New car purchase

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  #1  
Old 10-10-03, 12:27 PM
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New car purchase

Ok, so it may not really fall under the "Repair" topic....


Just wondering about purchasing a new Car what is considered a good deal?

If you can get the car for the Invoice price is that a good deal? It appears that car dealerships have gotten smarter knowing that people would offer $300 over the Invoice price and was told that the Invoice is actually more than what the dealer pays for the car to help obtain a higher profit.

So what is a good price?
Invoice price?
10% below invoice price?
$300 above invoice price?
 
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  #2  
Old 10-10-03, 12:47 PM
Joe_F
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This is where the fallacy comes in. You don't do well working off of invoice price.

You want to work UP from manufacturer's cost. Go to edmunds.com or pick up some good books in the library---they have tons of material on this.
 
  #3  
Old 10-10-03, 12:54 PM
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I checked Edmunds a few times and could only find MSRP, Invoice or their True Market Value, but not the Manufacturing Cost.

Where can I find the Manufacturing Cost? Is it off some other link?
 
  #4  
Old 10-10-03, 01:24 PM
Joe_F
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Arrow

You likely have buy something from Edmunds (a subscription) to get that type of data.
 
  #5  
Old 10-10-03, 04:53 PM
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You may not like this answer, but you NEVER get a good deal buying a new car. I'm 55, I've never owned a new car in my life. I buy one year old cars, nice ones from people who got in over their head getting good deals from new car dealers. Admittedly I've not always driven the exact color or options that I may have wanted at the minute I wanted it. But the difference of $150-$400 per month over the past 40 years, compounded, has put a lot of money in my pocket, not some dealers'.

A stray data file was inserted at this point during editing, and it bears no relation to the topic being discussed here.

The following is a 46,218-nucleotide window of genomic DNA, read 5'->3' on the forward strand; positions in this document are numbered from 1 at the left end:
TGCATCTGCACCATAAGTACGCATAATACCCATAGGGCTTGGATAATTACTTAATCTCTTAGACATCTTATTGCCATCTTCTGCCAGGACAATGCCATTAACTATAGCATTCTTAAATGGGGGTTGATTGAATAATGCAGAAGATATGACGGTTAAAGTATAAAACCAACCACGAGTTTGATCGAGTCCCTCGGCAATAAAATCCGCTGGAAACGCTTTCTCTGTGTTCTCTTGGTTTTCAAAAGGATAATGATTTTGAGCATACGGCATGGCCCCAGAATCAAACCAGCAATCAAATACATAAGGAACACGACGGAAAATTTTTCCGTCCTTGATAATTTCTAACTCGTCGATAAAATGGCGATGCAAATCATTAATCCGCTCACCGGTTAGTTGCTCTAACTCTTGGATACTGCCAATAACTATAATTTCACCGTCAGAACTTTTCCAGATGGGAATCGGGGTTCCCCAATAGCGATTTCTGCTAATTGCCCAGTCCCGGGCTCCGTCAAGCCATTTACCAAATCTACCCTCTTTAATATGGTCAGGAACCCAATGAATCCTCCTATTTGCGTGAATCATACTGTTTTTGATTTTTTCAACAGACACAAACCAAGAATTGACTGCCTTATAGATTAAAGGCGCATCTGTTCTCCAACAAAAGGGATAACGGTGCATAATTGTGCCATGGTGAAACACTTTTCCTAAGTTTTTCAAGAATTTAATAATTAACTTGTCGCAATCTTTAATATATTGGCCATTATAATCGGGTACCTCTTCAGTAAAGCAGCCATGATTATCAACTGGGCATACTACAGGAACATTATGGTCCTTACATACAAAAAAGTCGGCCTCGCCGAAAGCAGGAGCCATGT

Just my opinion.

Frank
 
  #6  
Old 10-10-03, 06:05 PM
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Amen, Frank. Most people would be amazed at the number of car owners on the road who are "upside-down" on their cars (many not even realizing it), owing thousands more than the current insurance value of the car. Big surprise when you owe $20,000 on a car, you skid off the road in a snow storm and total it, and the insurance company gives you $15,000 (or LESS) for it. And, of course, the dealerships are more than happy to give you $5000 trade in on a vehicle you owe $10,000 on and add the difference to the new loan, DOUBLE upside-down!
 
  #7  
Old 10-11-03, 03:24 AM
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You betcha tow guy! The people that really crack me up are the one's that say, "Man, I'm really making out! My boss is paying me 30 cents a mile to use my own vehicle, and my car gets 30 MPG so even with gas being high I'm makeing a profit". Yet the average car on the highway today costs closer to 60 cents a mile to operate.

There's also the people who can't make up their minds exactly what kind of car is going to make them "happy" and change cars every 18 months to 2 years. We rented a house once to a nice couple who commented "we wish we could buy this house, but we just cant afford it". Both of them worked, AND EARNED MORE THAN MY WIFE AND I, but they had combined car payments of alsmost $800 per month.